F.D. How, Six Great Schoolmasters
, 2nd ed. (London: Methuen & Co., 1905), pp. 120-121:
A grey-haired man in latter middle age remembers the arrival of Dr. Kennedy at his
home on a visit to his father, who was one of the Doctor's old pupils, and how the
great man produced a copy of his Latin Grammar and presented it to the
awestruck little boy. It was bound in bright green cloth, and smelt strongly of
bookbinder's paste, a smell which the small boy firmly believed to be that of "Latin,"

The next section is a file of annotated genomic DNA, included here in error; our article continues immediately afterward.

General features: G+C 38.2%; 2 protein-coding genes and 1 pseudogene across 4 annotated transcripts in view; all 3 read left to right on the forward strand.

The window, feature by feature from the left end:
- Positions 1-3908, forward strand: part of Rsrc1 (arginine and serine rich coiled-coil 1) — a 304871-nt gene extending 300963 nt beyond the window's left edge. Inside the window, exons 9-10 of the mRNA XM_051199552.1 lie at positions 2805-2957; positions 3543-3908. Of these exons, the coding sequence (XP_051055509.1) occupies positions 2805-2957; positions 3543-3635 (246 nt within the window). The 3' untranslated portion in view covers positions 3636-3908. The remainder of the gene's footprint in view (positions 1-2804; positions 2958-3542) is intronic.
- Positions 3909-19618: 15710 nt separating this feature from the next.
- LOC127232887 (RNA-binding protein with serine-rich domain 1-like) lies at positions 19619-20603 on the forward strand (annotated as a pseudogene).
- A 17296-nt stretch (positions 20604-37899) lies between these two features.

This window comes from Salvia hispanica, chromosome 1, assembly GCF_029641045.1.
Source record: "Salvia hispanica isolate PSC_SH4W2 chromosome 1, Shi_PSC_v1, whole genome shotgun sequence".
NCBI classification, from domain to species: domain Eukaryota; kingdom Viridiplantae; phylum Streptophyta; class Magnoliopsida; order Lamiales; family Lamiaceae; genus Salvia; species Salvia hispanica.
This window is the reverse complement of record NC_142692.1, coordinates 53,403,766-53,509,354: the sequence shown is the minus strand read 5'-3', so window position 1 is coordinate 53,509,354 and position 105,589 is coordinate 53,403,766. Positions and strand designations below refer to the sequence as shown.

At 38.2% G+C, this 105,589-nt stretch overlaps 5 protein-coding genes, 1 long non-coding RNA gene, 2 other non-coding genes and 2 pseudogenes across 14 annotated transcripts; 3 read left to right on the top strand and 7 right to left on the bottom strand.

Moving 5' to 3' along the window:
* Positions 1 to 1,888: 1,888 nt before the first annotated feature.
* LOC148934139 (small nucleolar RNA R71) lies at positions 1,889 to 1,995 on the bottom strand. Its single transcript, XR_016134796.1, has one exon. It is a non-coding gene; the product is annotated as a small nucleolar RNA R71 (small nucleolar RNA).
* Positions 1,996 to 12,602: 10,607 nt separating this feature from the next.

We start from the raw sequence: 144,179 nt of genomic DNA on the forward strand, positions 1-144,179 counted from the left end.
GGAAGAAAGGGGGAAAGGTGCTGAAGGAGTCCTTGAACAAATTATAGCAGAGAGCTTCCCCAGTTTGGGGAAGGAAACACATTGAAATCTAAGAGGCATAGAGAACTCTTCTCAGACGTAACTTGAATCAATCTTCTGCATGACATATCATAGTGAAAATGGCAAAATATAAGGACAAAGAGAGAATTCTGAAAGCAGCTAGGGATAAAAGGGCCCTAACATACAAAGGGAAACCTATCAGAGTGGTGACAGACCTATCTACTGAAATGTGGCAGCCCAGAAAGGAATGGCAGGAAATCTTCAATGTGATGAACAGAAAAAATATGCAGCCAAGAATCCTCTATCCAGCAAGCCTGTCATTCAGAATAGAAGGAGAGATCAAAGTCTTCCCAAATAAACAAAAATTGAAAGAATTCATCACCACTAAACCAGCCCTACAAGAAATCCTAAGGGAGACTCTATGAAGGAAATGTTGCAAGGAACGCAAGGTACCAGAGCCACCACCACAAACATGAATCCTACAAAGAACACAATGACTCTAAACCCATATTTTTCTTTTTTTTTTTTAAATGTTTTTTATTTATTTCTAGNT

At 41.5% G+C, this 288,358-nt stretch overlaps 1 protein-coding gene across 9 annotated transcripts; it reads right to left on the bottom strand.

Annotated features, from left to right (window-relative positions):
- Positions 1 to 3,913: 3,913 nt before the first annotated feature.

and disliked accordingly!
Edmund Gosse (1849-1928), Father and Son: A Study of Two Temperaments
, chapter VII:
It was almost more than human nature could bear to have to sit holding up to my face the dreary little Latin book, with its sheepskin cover that smelt of mildewed paste.
See Christopher Stray, "The Smell of Latin Grammar: Contrary Imaginings in English Classrooms," Bulletin of the John Rylands University Library of Manchester
76.3 (1994) 201-220, esp. 205.